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Network Rail welcomes Prime Minister at Glasgow Central to see ground-breaking green trains at COP26

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The Prime Minister was welcomed to Glasgow Central station this afternoon by Network Rail chief executive Andrew Haines as he boarded one of the green trains of the future being showcased at COP26.

Mr Johnson was given a tour of the Porterbrook HydroFLEX, a hydrogen-ready hybrid capable of being powered by hydrogen, battery or the overhead electric wires. He also met with the team from Vivarail, whose battery-powered train is also being showcased by Network Rail at COP26 to demonstrate the rail industry’s commitment to further decarbonising Britain’s railway and supporting the UK and Scottish Governments net zero targets.

Andrew Haines spoke with the Prime Minister about Network Rail’s Environmental Sustainability Plan and the measures needed to decarbonise the railway to make a broader contribution to sustainability.

The Prime Minister also met with schoolchildren from Glasgow who were aboard the HydroFLEX for an event with award-winning children’s authors M.G. Leonard and Sam Sedgman.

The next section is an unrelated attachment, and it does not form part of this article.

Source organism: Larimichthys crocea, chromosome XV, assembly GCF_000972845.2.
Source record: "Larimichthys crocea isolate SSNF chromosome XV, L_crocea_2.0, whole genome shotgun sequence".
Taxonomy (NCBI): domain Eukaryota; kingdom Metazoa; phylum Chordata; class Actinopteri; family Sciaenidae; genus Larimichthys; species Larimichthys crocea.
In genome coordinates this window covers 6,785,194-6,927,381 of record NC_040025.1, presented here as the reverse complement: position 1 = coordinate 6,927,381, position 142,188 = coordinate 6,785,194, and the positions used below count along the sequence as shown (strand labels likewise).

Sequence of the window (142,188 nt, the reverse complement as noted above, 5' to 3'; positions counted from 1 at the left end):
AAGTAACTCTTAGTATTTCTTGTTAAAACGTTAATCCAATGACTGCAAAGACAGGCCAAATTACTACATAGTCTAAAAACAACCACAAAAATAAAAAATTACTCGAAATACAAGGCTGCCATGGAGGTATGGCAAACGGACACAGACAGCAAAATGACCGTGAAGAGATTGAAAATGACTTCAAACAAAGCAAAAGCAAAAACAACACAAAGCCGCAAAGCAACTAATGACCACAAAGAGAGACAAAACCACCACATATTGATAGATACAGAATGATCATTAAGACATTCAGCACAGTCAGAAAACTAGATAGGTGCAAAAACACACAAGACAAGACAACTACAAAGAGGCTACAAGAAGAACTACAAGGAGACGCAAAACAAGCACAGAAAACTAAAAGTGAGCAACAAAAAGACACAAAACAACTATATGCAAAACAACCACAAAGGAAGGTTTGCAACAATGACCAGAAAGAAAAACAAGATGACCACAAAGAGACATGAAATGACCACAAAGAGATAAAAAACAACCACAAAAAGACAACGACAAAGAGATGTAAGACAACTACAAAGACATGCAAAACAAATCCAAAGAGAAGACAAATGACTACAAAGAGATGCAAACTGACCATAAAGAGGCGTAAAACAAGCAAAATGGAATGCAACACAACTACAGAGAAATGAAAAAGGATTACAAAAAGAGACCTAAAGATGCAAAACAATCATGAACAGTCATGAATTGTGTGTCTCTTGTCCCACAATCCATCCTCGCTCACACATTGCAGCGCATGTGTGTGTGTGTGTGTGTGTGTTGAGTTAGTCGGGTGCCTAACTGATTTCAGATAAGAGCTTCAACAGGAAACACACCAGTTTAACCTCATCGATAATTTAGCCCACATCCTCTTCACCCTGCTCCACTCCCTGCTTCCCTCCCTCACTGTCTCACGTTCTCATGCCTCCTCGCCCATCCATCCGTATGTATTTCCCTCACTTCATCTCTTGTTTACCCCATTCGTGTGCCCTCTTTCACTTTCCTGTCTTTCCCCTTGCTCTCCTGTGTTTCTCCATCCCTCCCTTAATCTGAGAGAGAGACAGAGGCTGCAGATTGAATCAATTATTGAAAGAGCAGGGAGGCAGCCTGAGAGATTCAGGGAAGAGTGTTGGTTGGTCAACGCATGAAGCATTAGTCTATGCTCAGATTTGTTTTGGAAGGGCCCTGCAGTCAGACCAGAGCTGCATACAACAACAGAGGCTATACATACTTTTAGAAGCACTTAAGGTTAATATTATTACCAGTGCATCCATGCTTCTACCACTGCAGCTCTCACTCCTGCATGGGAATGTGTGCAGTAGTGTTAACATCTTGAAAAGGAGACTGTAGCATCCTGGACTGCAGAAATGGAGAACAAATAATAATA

Last year, Network Rail announced that it had become the first railway in the world to set the most ambitious level of science-based targets for reducing carbon emissions, and released the interim Traction Decarbonisation Network Strategy, outlining the further electrification of the mainline rail network and use of alternative fuel trains needed to meet those targets.

Boris Johnson visits the HydroChamber which stores hydrogen which will power Porterbrook’s HydroFLEX train.

Andrew Haines, chief executive of Network Rail, said:

“We’re very pleased to have been able to welcome the Prime Minister to Glasgow Central this afternoon to take a closer look at these ground-breaking trains, powered by British green technology, which will play an important role in helping the railway play its part in tackling climate change and supporting the UK and Scottish Governments’ net-zero targets.

“Rail has a strong starting point as the greenest form of public transport and the most environmentally-friendly way of moving large quantities of goods, but we cannot afford to rest on our laurels. Decarbonising our railway, nurturing biodiversity on railway land and supporting our suppliers in cleaning up their act are fundamental to the future of the railway in Britain and we’re already making strides towards these goals.”

Photo credit: Network Rail

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